The Pleasures of Sake

Its history may stretch back for thousands of years, but the national drink of Japan tastes just right today.

Written by:Cambria USA
Photographed by:Steve Henke
Sake on Windrush

Cambria design shown: Windrush™

Japan has been producing sake since about the 5th century BCE, and—as you might expect—the drink has a deep cultural meaning to the Japanese. But it’s easy for anyone to appreciate the sheer versatility of sake, which is delicious served hot or cold, straight up or mixed into cocktails, at special occasions or on any old evening. What exactly is sake? In the simplest terms, it’s a fermented beverage made from rice, a type of rice-fungus yeast called koji, and water. Sake has a unique umami-rich flavor and, like wine made from grapes, it can range from fruity and sweet to crisp and dry.

In Japan, sake may be warmed in a special warming vessel and served in a ceramic or porcelain cup (or, if it’s chilled, in a small glass). But there’s no reason to hold back because you don’t have an “authentic” sake set: Just pour it into a cocktail glass or wineglass, take a moment to savor the aroma, and don’t forget to say kanpai (cheers!) before you sip.

Tasting Notes

If you’re planning to drink sake on its own, talk to the restaurant sommelier or store owner about your preferences. In cocktails like the ones below, you can swap out vodka, gin, white wine, or vermouth with sake. Some bartenders suggest skipping high-end grades such as Junmai Daiginjo because the flavor is too delicate to stand up to mixers. Instead, opt for nama sakes, which have a bolder presence.

Kyoto Sour

Kyoto Sour

Serves 1

INGREDIENTS

  • 2 grapefruit slices
  • 2 dashes green Tabasco sauce
  • 3 oz. Gekkeikan Haiku sake
  • ½ oz. lemon juice, freshly squeezed
  • ¾ oz. agave nectar
  • Grapefruit slice and mint sprig for garnish

PREPARATION
In a shaker, muddle the grapefruit and Tabasco. Add the sake, lemon juice, and agave nectar with ice and shake until well-chilled. Strain into a rocks glass filled with fresh ice. Garnish with a grapefruit slice and a fresh mint sprig.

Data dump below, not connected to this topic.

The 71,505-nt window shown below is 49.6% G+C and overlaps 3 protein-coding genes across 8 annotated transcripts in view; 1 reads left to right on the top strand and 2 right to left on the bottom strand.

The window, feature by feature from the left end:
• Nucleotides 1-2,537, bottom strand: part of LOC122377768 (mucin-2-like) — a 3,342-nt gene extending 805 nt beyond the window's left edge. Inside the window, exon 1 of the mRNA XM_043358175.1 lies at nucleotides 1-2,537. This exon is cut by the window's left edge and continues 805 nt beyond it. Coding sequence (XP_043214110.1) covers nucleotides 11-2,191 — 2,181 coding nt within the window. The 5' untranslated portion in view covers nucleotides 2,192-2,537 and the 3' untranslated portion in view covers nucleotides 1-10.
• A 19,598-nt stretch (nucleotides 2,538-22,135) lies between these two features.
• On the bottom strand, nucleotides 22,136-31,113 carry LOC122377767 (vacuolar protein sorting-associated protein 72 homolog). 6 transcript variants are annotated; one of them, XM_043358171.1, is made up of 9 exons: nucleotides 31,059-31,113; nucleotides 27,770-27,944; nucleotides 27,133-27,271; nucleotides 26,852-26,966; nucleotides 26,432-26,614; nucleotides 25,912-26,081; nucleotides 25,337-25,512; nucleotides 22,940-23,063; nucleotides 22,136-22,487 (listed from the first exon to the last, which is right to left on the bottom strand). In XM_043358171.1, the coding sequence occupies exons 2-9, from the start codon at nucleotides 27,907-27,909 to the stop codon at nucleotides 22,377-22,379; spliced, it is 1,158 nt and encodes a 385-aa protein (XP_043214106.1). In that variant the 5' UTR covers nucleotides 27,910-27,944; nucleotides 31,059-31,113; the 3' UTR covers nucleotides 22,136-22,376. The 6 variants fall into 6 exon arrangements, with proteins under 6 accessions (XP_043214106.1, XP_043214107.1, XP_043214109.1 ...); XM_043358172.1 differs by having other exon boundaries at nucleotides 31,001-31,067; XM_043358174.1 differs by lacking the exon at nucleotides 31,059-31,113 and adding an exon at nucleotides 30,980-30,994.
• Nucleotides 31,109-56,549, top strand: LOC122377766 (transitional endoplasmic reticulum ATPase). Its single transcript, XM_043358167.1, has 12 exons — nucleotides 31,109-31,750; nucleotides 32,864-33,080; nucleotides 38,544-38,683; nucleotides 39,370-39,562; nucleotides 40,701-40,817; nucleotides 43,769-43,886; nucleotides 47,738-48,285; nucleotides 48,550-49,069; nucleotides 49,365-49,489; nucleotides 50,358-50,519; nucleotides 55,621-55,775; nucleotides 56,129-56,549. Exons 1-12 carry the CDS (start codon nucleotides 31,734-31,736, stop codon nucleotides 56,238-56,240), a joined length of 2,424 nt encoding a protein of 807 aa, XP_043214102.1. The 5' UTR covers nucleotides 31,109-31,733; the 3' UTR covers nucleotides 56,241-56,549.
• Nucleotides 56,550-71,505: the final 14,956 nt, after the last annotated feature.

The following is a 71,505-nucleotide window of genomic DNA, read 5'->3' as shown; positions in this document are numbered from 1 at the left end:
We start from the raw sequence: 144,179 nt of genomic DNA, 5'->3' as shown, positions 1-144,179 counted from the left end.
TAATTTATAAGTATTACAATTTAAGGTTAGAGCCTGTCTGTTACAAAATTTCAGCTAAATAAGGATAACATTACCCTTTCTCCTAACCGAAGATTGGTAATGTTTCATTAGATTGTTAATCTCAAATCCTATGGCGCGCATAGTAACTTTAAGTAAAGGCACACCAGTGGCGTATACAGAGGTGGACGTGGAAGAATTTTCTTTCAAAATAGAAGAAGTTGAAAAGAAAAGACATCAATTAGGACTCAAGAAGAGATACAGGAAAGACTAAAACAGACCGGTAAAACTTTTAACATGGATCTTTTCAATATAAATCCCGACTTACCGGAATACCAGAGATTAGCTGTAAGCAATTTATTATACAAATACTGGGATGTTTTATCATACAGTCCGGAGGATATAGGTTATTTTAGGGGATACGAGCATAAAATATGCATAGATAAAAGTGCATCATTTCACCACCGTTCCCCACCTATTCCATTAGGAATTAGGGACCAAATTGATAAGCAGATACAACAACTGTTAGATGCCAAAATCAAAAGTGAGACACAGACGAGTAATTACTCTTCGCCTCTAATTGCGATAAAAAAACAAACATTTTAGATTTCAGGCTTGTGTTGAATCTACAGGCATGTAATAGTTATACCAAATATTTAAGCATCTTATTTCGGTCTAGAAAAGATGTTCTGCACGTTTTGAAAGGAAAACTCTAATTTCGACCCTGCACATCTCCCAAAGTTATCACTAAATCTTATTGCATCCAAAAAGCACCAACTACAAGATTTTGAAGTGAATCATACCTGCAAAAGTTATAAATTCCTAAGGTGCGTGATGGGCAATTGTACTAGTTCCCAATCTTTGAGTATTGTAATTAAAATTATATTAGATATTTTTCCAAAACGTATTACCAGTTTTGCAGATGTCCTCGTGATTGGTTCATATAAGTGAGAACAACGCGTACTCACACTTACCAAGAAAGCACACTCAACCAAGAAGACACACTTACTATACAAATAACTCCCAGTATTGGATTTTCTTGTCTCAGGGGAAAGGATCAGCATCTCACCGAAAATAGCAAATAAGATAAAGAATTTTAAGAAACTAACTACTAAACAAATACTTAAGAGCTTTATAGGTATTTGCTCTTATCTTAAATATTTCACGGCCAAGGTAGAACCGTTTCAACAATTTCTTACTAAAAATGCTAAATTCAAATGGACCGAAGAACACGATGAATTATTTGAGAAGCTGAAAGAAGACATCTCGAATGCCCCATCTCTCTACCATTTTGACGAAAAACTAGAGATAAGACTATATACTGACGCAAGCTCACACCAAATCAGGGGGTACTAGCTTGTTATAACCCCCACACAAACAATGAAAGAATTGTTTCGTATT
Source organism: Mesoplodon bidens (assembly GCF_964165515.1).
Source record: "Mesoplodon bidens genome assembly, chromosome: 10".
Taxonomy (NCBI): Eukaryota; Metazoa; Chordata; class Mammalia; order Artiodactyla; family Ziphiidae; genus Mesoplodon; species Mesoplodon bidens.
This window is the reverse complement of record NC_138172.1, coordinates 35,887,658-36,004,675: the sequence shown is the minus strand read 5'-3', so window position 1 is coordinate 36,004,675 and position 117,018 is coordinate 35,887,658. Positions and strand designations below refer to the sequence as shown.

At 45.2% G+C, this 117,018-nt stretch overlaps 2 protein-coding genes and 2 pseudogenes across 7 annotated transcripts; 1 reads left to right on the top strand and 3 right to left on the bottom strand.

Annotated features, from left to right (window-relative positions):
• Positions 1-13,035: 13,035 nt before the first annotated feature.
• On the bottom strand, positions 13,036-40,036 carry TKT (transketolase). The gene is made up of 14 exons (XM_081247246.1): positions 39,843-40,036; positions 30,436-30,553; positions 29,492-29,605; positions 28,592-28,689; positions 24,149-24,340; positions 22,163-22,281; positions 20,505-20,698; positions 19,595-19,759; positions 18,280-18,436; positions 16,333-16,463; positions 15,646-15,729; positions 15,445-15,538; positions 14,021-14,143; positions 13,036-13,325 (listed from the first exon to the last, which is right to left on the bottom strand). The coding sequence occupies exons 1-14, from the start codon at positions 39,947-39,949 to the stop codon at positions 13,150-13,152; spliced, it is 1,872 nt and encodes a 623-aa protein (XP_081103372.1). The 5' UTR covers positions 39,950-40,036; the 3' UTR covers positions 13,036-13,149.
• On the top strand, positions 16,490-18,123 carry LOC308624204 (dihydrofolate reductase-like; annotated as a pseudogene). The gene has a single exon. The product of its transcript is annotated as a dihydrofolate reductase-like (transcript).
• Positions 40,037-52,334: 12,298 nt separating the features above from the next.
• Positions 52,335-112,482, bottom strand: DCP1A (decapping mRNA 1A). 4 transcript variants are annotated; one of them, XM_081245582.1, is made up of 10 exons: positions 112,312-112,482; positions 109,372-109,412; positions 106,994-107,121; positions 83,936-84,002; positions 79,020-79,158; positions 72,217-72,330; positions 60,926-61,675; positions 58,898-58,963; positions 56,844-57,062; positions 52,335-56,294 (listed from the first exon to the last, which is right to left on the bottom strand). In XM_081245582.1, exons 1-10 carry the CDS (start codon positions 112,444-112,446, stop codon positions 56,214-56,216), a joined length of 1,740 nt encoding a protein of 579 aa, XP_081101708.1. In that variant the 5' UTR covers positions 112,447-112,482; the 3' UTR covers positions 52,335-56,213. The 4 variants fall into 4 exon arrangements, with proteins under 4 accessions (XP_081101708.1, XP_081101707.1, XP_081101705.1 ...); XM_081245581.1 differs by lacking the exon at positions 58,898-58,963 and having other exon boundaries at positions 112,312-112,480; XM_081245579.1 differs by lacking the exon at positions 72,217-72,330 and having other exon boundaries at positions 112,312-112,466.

Serving Sake

For hundreds of years, sake was only available to privileged high court officials and religious leaders. Once the masses started sipping sake, it was only on special occasions, and was typically served warm during colder months of the year. Today, sake can be enjoyed anytime and at a variety of temperatures, although experts agree that premium sake is best served chilled.
Old Time Sake

For Old Time Sake

Serves 1

INGREDIENTS

  • 1½ oz. bourbon
  • 1 oz. plum sake
  • 1 sugar cube
  • Dash of water
  • A few dashes of orange bitters
  • Plum slice or orange slice for garnish

PREPARATION
Place sugar cube in old fashioned glass and saturate with bitters, add a dash of plain water. Muddle until dissolved. Fill the glass with ice cubes and add bourbon and sake. Garnish with plum slice or orange slice.

Sweet or Dry?

Sake can be categorized as sweet or dry, but it’s unlikely you’ll sip an overly sweet sake since most sweet varieties offer just a hint of sweetness; but dryer varieties can produce quite a pucker. Look for labels that include sweet/dry information or just give your glass a sniff since a fruitier aroma often equates to a sweeter finish.
Ginger Saketini on Hemsworth

Cambria design shown: Hemsworth™

Ginger Saketini

Serves 1

INGREDIENTS

  • 1½ oz. gin
  • 3 oz. sake
  • ½ oz. lime juice
  • Ginger beer
  • Cucumber slices for garnish

PREPARATION
In a shaker with ice, combine the gin, sake, and lime juice. Shake until very cold. Pour into coup martini glasses or over ice, if desired. Top with ginger beer and garnish with a cucumber slice.

Cooking with Sake

Sake is versatile enough to keep in the kitchen for cooking since it can intensify the flavors of some of your favorite dishes without overpowering them. Pour some sake into a simple meat marinade, use it to add depth of savory flavor to soups and stews, add a little to your stir-fry recipe, or even sneak some sake into the water when making sushi rice to achieve satisfyingly subtle levels of umami.
 

How to Buy

There’s a style of sake for every taste and budget. Here are three delicious options.

Ozeki Dry Sake

Ozeki Dry Sake
A crisp lower-priced sake brewed in California, this is a light, refreshing introduction.

Dewazakura's Cherry Bouquet Ginjo Sake

Dewazakura’s “Cherry Boquet”
Ginjo Sake

Brewed to the highest Daiginjo grade standards, this premium sake has a crisp start with fruity afternotes.

Kurosawa Sake Junmai Kimoto

Kurosawa Sake Jumani Kimoto
This mid-priced sake is smooth and silky, and robust enough to stand up to hearty meals.

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